French Open: Ill-health allowed Andy Murray's rivals to catch up - Ivan Lendl
From hugely unpromising beginnings, the No 1 has progressed through the French Open draw to another grand slam semi-final.
He will face Stan Wawrinka today looking to repeat last year’s victory, which earned him a first final appearance at Roland Garros.
Lendl has reunited with Murray for the first tournament since the Australian Open having watched his charge’s struggles from afar.
But he insisted he was not too concerned because he knew illness and injury had badly affected Murray’s training.
Lendl tsaid: “Obviously winning is better but I knew the reasons why he was struggling. It was just a bit of bad luck.
“With the shingles and the elbow and then flu and then another flu and so on and so on. You just need to put in consistent work before you can expect consistent results.
“He’s won five matches and I’m hoping he can win one more tomorrow.”
Murray and Lendl got back to basics in the week before the tournament – once Murray had got over his latest illness.
The Scot admitted the drills were “pretty boring” but they have had the desired effect, with Murray now resembling the player who dominated the second half of last season.
He said: “When I’m getting into longer rallies now, I feel like I’m sort of on autopilot a little bit, like I know what I should be doing, and I’m hitting the ball in the right place.
“Whereas in Madrid (where he lost his second match to Borna Coric), I didn’t know which shots to play. I was rushing a little bit in long rallies. I was making poor decisions.
“So I’m thinking less on the court. I think when things aren’t going well, it’s very easy to overthink things. You can be worrying about technique, which is never good when you’re playing matches.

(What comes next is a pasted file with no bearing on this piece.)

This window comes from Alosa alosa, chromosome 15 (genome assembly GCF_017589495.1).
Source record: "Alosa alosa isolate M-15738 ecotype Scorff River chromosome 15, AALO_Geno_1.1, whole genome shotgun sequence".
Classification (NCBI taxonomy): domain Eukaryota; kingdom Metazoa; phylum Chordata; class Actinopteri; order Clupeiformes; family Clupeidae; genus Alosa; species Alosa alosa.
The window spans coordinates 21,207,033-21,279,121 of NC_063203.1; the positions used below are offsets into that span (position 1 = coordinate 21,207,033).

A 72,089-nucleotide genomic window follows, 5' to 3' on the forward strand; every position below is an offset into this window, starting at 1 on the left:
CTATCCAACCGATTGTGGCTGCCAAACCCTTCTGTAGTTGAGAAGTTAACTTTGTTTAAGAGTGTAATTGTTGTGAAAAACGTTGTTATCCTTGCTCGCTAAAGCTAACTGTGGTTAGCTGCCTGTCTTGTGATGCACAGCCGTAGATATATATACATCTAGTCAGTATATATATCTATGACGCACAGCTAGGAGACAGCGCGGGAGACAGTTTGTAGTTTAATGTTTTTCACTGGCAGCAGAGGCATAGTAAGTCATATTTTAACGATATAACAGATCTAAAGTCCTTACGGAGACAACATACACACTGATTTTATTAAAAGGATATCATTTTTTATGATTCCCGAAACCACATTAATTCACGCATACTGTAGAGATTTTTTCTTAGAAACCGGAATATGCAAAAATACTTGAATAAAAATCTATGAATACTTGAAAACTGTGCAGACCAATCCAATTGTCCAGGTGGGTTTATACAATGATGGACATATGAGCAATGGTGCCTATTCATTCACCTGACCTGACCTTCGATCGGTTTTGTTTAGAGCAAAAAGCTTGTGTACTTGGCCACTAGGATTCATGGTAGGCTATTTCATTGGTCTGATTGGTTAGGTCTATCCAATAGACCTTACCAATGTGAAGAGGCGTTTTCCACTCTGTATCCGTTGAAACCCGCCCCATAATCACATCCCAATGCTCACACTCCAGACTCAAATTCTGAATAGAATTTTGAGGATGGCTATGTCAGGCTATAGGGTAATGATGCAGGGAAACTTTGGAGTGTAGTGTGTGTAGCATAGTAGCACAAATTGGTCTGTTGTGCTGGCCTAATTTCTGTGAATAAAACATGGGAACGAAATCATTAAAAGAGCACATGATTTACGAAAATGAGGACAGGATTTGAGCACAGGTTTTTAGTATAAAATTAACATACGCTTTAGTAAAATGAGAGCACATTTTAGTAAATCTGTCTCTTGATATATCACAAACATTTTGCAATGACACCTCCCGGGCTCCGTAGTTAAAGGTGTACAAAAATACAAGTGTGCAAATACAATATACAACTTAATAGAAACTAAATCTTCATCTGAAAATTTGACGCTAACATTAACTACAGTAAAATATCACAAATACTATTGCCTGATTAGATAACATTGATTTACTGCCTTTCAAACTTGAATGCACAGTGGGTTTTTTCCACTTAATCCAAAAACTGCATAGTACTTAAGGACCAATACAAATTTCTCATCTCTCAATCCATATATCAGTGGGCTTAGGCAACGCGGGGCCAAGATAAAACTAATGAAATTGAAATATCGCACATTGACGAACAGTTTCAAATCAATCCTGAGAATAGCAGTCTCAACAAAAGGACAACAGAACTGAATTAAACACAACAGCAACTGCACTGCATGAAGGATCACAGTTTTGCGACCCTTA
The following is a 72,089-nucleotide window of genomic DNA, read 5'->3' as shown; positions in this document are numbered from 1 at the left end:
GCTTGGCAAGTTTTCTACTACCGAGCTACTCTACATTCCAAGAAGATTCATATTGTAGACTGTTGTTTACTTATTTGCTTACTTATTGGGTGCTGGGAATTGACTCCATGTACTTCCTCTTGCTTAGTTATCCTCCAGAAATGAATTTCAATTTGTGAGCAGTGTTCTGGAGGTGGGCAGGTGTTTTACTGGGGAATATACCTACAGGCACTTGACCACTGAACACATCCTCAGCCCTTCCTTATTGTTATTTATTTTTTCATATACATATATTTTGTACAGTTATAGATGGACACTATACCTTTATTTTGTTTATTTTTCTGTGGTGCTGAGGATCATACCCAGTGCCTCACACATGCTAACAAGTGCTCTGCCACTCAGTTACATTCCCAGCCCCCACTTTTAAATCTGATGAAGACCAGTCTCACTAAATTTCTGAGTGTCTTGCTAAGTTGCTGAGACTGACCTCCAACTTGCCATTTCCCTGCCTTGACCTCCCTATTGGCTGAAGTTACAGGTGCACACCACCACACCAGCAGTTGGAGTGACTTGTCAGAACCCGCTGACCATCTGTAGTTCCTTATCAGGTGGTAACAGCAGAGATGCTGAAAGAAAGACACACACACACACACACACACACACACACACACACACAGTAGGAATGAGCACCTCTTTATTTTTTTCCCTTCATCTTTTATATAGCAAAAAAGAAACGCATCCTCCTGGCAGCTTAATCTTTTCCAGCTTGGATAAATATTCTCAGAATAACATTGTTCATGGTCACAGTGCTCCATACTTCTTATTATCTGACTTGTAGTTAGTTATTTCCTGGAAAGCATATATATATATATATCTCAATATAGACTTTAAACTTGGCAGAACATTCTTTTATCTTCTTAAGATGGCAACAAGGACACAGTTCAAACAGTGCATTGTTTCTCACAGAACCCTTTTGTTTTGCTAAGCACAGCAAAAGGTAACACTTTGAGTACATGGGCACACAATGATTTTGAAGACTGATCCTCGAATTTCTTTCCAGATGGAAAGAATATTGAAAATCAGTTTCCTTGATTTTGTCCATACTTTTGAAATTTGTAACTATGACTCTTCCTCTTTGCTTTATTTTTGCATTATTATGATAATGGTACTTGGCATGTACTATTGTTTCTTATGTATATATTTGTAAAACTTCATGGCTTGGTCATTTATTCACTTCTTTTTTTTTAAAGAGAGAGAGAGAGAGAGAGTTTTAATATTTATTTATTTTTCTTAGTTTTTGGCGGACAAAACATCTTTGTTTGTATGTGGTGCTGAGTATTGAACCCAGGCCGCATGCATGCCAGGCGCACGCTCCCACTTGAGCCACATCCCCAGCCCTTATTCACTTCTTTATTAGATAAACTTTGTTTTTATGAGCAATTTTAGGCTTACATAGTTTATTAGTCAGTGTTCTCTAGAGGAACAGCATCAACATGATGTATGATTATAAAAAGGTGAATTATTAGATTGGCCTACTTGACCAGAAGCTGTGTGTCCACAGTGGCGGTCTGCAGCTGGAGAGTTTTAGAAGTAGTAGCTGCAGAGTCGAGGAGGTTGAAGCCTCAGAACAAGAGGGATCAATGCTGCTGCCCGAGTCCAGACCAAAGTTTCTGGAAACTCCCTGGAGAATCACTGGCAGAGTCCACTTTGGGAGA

“And I was still feeling a little bit like that at the beginning of the tournament, the first match. But I got through that and that made a huge, huge difference to me.”
That first win was against Andrey Kuznetsov, and further victories have followed against Martin Klizan, Juan Martin del Potro, Karen Khachanov and Kei Nishikori.
Murray’s quarter-final against Nishikori will certainly not be remembered as a classic, with windy conditions making finding a rhythm difficult for both men.
Murray will almost certainly have to play better if he is to repeat last year’s victory over Wawrinka, who is yet to drop a set and crushed in-form Marin Cilic on Wednesday.
The top seed said: “When we played last year, it was a similar situation coming in. I think Stan had played really well.
“I had struggled in some of my matches during the event last year, but I played one of my best clay-court matches that day to get the win. I need to do the same again tomorrow.
“He’s obviously played extremely well the last few years at the French, and he’s confident. It’s going to be very tough.
“But I can learn some things from last year. I’m sure he will, as well, and will try to change some things. It should be an interesting match.”
After winning the tournament in 2015, Wawrinka fancied his chances of a repeat 12 months ago but Murray played one of the best and smartest matches of his career to frustrate the powerful Swiss.
Wawrinka certainly gave the impression that he does not expect the same to happen again.
The 32-year-old, the oldest semi-finalist here since Jimmy Connors in 1985, said: “I think he’s probably a bit less confident. He’s a bit more hesitant. Hopefully I can take advantage of that and find solutions to beat him.”
Dominic Thiem is under no illusions about the size of the task ahead of him as he chases his first grand slam title.
No man has ever beaten Djokovic and Nadal back-to-back and won a grand slam. “It’s a joke how tough it is to win a slam,” quipped Thiem.